|The Brandenburg Gate|
- The Brandenburg Gate. One of Berlin’s most important monuments – a landmark and symbol all in one with over two hundred years of history. A former symbol of the divided city, it drew visitors who used to climb an observation platform in order to get a glimpse of the world behind the Iron Curtain, on the other side of the barren “death-strip” which separated east from west Berlin, geographically and politically. It was here that on June 12, 1987, Ronald Regan issued his stern command to his cold war adversary admonishing him with the words: “Mr. Gorbachov – tear down this wall!”. The speech delivered to West Berliners was also audible on the east side of the Gate and echoed President von Weizsacker’s words which translate as: “The German question is open as long as the Brandenburg Gate is closed.” When Germany was reunified following the fall of the Berlin Wall in November 1989 the Brandenburg Gate quickly reinvented itself into the New Berlin’s symbol of unity. It was officially opened to traffic on December 22, 1989 and 100,000 people came to celebrate the occasion. Unfortunately this also resulted in severe damage to the monument which needed to be restored and was only officially reopened on October 3, 2002.
- The Berliner Dom (Berlin Cathedral). Completed in 1905, is Berlin’s largest and most important Protestant church as well as the sepulchre of the Prussian Hohenzollern dynasty. This outstanding high-renaissance baroque monument has linked the Hohenzollerns to German Protestantism for centuries and undergone renewed phases of architectural renovation since the Middle Ages. First built in 1465 as a parish church on the Spree River it was only finally completed in 1905 under the last German Kaiser -Wilhelm II. Damaged during the Second World War it remained closed during the GDR years and reopened after restoration in 1993. The “old” Cathedral at the Lustgarten was initially constructed between 1747 and 1750 under Friedrich the Great (1740-1786) as a baroque church in accordance with Knobersdorff’s plans by Johann Bourmann. From 1817 to 1822 Karl Friedrich Schinkel redesigned it but the Cathedral retained its stylistic similarity to the high-renaissance baroque architecture of St. Peter’s Cathedral in Rome. Finally, official plans reconciling the different stages and stylistic developments were presented by Julius Rashdorff in 1885 to King Friedrich Wilhelm IV. When Wilhelm II ascended the throne in 1888 he authorised the demolition of the “old” Cathedral and the construction, began in 1893, of the much larger, imposing present Berliner Dom.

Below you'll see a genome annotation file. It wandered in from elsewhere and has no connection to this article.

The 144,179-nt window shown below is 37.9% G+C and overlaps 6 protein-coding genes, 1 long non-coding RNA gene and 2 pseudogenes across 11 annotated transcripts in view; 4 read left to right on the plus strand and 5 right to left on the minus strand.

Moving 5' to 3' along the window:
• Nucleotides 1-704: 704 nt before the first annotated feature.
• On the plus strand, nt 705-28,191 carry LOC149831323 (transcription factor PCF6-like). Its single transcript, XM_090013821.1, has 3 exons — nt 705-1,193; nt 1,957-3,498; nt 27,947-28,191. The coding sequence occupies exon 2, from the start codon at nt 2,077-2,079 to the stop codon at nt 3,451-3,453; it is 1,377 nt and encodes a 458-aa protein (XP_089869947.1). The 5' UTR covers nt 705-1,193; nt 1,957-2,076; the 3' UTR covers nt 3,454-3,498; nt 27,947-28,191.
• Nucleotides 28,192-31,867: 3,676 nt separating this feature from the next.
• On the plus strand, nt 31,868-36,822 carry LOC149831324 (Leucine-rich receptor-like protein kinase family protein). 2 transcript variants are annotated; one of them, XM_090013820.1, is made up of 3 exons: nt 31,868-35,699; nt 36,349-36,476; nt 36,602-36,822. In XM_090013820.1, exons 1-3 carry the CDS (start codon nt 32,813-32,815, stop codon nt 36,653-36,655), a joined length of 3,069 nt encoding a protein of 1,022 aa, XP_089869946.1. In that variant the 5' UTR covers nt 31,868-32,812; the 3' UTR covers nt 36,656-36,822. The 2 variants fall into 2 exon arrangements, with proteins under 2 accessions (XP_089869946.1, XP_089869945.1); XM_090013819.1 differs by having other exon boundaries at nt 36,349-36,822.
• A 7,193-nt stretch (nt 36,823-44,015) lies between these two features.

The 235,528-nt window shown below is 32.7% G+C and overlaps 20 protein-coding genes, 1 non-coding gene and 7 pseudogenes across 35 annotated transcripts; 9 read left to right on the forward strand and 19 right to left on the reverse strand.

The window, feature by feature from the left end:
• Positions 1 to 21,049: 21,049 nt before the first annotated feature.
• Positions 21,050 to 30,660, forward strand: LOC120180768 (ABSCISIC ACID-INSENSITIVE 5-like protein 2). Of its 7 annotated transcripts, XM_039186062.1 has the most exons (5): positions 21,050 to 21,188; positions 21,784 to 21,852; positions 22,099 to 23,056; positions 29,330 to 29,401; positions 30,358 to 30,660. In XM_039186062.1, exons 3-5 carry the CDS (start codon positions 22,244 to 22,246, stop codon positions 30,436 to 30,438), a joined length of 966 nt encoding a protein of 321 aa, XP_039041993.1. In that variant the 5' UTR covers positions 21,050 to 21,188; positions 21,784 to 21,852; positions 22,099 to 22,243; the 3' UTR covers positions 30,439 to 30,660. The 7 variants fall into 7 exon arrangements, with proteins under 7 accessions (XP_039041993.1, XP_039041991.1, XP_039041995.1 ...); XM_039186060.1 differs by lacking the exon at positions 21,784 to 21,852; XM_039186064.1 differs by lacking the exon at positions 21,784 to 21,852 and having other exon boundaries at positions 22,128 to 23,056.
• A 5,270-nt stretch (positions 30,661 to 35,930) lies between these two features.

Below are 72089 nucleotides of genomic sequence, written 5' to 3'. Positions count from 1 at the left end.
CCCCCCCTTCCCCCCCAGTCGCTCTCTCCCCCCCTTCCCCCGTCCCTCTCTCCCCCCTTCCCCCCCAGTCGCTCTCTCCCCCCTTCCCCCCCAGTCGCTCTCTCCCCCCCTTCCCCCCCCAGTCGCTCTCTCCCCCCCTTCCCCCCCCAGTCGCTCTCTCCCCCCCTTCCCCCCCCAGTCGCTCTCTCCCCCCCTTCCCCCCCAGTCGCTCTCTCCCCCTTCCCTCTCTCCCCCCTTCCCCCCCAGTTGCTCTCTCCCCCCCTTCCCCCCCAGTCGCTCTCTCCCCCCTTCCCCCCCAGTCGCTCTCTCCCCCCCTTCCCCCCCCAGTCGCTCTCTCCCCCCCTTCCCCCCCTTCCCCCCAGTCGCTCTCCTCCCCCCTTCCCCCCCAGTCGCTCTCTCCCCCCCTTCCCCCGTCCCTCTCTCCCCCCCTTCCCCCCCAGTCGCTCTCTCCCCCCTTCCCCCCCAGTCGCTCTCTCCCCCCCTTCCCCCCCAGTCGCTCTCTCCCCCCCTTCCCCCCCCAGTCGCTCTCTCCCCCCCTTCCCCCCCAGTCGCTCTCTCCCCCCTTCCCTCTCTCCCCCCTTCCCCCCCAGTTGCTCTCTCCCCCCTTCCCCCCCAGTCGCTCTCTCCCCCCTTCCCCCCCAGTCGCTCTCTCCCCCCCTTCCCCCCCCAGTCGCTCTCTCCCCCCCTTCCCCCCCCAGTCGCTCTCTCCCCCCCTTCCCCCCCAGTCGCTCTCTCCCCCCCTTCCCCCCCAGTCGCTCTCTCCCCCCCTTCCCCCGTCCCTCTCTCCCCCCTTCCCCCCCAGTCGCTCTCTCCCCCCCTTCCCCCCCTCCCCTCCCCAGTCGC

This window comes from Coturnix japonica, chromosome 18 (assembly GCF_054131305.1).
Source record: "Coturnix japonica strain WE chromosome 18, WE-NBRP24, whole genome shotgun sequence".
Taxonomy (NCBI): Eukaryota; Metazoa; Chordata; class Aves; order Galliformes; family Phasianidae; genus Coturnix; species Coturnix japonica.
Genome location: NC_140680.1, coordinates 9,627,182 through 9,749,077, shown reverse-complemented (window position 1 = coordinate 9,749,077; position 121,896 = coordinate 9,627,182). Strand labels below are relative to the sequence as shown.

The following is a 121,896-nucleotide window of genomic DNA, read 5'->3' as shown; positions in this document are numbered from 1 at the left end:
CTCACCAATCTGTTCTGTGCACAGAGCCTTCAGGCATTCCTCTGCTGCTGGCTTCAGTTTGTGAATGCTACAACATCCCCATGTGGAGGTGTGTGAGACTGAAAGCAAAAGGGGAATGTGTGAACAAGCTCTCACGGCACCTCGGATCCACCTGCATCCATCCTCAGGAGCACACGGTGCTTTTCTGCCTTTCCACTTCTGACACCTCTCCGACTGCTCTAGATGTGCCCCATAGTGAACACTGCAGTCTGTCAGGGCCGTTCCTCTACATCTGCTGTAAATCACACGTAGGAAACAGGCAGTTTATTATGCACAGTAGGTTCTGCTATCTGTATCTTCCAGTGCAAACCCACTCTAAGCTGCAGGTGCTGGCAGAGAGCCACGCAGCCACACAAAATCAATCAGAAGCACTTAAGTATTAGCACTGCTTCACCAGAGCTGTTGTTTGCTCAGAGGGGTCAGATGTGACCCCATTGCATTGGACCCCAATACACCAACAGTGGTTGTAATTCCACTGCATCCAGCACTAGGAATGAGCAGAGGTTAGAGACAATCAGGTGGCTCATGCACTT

- Checkpoint Charlie. Along with Glienicker Brücke (Glienicker Bridge) was the best known border-crossing of Cold War days. The sign, which became a symbol of the division of Cold War Berlin and read like a dire warning to those about to venture beyond the Wall – YOU ARE NOW LEAVING THE AMERICAN SECTOR – in English, Russian, French and German - stood here. It is today an iconic marker of territorial boundary and political division. Until the fall of the Berlin Wall on November 9, 1989, it signified the border between West and East, Capitalism and Communism, freedom and confinement.